Breast Cancer Dream Awareness

Larry Burk, MD, CEHP
3 min readSep 29, 2018
Dense breast tissue makes cancer harder to find. Photo credit: Shutterstock

Every October during Breast Cancer Awareness Month do yourself a favor and remember to keep a dream diary as it may save your life. That was the experience of the 18 women in my breast cancer dreams research project which was published in Explore: The Journal of Science and Healing in 2015. They had dreams warning about breast cancer prior to any symptoms or tests, and all are alive years later after having their cancers diagnosed and treated. Most had their cancers confirmed with mammography, ultrasound or MRI, but a few had biopsies based on their dreams even when the studies failed to show the cancer.

Kathleen O’Keefe-Kanavos was one of the women who had such a dream-guided biopsy for her initial diagnosis at age 43 after a normal mammogram report. With the current controversy regarding starting screening mammograms every year from age 40 versus every other year starting at age 50, if you decide to start at 50 and have a cancer warning dream in your forties, it would be a good idea to start your mammograms earlier. If you do start at 40 and have dense breasts which make cancers harder find, a warning dream might guide you to request an ultrasound or MRI in addition as described in my TEDxRaleigh2016 Cancer Warning Dreams that Can Save Your Life talk.

The February 1, 2022 issue of Good Housekeeping features Kathleen’s story and the story of another breast cancer dreamer, Suzanne Degregorio. O’Keefe-Kanavos provides more details about her amazing dreams in the book that she co-authored with me in April 2018, Dreams that Can Save Your Life: Early Warning Signs of Cancer and Other Diseases. The stories of Suzanne and another 8 women from my research project dream team are recounted in the book including how they used their dreams to guide their healing during intense medical treatments.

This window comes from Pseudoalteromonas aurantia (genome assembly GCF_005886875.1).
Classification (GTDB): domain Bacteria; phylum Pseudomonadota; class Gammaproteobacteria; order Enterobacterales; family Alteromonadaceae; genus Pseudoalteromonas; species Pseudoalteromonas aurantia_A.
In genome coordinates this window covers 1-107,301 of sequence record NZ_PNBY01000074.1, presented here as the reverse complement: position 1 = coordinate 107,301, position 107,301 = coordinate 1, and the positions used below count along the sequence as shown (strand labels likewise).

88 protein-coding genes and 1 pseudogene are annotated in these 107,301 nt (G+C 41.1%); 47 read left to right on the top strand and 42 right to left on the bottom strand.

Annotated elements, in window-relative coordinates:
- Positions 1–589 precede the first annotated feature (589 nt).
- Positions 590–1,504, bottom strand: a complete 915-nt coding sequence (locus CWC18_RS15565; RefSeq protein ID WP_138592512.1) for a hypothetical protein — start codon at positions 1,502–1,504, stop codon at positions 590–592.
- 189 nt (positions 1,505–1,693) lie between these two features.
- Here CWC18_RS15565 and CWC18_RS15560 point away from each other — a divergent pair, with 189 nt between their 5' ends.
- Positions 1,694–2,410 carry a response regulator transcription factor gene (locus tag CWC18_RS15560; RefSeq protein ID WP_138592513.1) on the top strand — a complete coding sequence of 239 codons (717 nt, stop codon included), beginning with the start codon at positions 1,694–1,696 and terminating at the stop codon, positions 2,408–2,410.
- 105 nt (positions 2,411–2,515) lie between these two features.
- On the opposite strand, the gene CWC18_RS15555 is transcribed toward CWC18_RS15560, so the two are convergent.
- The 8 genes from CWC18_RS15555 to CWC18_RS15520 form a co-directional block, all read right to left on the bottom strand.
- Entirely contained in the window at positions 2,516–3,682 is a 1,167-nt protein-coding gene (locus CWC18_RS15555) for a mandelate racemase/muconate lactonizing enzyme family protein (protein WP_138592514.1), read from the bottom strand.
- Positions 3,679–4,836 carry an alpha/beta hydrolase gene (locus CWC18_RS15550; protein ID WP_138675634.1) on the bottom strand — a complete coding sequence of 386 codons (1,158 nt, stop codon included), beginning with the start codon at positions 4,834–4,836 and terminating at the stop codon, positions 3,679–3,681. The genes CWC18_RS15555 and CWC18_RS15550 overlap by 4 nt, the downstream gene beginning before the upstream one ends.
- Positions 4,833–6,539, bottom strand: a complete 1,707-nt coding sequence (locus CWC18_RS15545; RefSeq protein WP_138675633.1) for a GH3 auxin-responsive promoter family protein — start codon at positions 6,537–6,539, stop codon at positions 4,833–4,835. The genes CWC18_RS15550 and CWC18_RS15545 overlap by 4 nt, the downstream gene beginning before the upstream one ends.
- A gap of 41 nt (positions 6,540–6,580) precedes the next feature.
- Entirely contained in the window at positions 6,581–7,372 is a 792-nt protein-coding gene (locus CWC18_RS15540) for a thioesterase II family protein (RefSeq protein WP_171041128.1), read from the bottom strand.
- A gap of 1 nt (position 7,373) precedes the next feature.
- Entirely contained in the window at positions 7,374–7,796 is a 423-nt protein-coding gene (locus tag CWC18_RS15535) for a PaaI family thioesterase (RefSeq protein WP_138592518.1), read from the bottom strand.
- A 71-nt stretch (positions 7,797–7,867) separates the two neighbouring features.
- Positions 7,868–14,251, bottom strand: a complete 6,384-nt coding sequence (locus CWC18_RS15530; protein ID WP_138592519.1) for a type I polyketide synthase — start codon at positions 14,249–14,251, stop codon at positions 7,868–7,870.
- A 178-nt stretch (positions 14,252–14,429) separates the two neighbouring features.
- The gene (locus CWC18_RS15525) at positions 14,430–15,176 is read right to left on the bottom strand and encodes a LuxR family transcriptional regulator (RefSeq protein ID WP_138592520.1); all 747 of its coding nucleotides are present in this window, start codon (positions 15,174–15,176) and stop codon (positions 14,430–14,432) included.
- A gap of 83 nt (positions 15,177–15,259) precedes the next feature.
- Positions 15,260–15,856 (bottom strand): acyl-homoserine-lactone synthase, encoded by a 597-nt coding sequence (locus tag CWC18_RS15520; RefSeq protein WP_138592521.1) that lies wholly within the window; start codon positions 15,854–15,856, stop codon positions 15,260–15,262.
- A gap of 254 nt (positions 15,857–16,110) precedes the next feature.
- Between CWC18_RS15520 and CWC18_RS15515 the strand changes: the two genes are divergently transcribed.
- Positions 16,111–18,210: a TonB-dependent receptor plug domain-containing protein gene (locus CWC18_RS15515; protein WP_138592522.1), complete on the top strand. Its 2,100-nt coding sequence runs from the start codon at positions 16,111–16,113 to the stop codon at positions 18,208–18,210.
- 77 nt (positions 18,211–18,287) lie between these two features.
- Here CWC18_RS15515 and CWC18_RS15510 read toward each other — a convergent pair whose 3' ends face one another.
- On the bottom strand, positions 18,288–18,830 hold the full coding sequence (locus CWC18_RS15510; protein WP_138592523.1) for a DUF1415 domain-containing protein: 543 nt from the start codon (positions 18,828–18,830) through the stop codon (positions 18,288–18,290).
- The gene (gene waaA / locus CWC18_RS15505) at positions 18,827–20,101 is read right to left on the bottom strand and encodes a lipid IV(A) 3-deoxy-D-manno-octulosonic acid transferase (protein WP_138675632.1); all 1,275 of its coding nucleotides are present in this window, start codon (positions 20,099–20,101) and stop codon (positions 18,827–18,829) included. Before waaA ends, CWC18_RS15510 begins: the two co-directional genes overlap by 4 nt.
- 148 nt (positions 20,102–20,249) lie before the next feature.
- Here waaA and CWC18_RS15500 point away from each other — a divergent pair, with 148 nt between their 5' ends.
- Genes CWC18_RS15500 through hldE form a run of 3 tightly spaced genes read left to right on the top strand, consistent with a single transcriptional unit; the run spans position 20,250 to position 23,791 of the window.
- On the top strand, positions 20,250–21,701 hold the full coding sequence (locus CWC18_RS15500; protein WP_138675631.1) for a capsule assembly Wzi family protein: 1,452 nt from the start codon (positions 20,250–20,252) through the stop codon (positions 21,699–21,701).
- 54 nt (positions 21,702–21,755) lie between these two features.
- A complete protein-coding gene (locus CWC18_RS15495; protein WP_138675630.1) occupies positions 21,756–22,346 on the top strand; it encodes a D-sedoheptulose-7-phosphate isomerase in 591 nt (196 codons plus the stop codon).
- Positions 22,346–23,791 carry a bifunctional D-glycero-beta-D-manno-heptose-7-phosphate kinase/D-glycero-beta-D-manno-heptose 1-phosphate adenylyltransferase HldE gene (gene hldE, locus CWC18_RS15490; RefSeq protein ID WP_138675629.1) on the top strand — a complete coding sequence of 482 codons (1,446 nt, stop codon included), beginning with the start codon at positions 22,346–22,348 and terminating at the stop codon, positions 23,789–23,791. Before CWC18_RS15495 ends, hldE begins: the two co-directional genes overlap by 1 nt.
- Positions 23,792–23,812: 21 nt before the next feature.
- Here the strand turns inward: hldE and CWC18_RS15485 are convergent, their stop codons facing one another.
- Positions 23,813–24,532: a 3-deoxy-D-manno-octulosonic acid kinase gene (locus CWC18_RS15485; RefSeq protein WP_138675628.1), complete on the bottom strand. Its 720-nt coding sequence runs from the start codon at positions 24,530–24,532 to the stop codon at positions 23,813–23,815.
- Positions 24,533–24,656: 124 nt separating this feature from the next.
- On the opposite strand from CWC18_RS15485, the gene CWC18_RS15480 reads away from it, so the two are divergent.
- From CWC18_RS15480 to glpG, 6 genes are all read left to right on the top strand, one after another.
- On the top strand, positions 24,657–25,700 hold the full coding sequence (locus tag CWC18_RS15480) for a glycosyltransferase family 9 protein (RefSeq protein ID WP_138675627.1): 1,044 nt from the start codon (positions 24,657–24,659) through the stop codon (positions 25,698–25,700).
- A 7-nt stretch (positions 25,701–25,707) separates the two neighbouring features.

I completed another pilot study of dreams in women undergoing breast biopsies at Duke University Medical Center which was published in 2020. Since we don’t know from the original research project how many women with breast cancer actually have such warning dreams, women filled out surveys about whether they remember their dreams, whether they keep a dream diary and if they had dreams warning them about cancer. The surveys are anonymous, so we won’t know which of the women actually have cancer on their biopsies.

163 women completed the survey reporting that 64% usually remember their dreams, 41% have had dreams that came true, and 5% keep a dream diary. 5.5% reported dreaming the word “cancer,” but only one woman was prompted to have a breast evaluation because of a dream. This most unusual narrative was of a woman warned about breast cancer by her deceased daughter. “I have dreams about my daughter anytime there is something important going on in my life, and we talk about the issues. She died at age 5 of neuroblastoma in 2002.”

In the meantime, keeping a dream diary is a simple self-care practice that may also yield guidance about other areas of your life such as relationships and career paths. You can use a simple notebook or your smart phone. I recommend writing down a question every night about whatever pressing concern you have on your mind as a prompt to the dreamworld that you are ready and open for dream guidance. Record any dreams you have immediately before they slip away. Here is my simple guide to dream interpretation.

For anyone who wants to do dream analysis with me, I offer dreamwork and EFT tapping online at Let Magic Happen Coaching. Hidden shadow emotions of fear, anger, shame and grief are important in the coaching process and will be addressed in a Tapping Into Health Zoom course sponsored by Duke Integrative Medicine on Tuesday evenings in April from 6 to 8 PM EST. There will be a live interactive experiential format including group and individual EFT sessions and dream discussions each week.



Larry Burk, MD, CEHP

Holistic radiologist, Certified Energy Health Practitioner, author of Dreams that Can Save Your Life: Early Warning Signs of Cancer and Other Diseases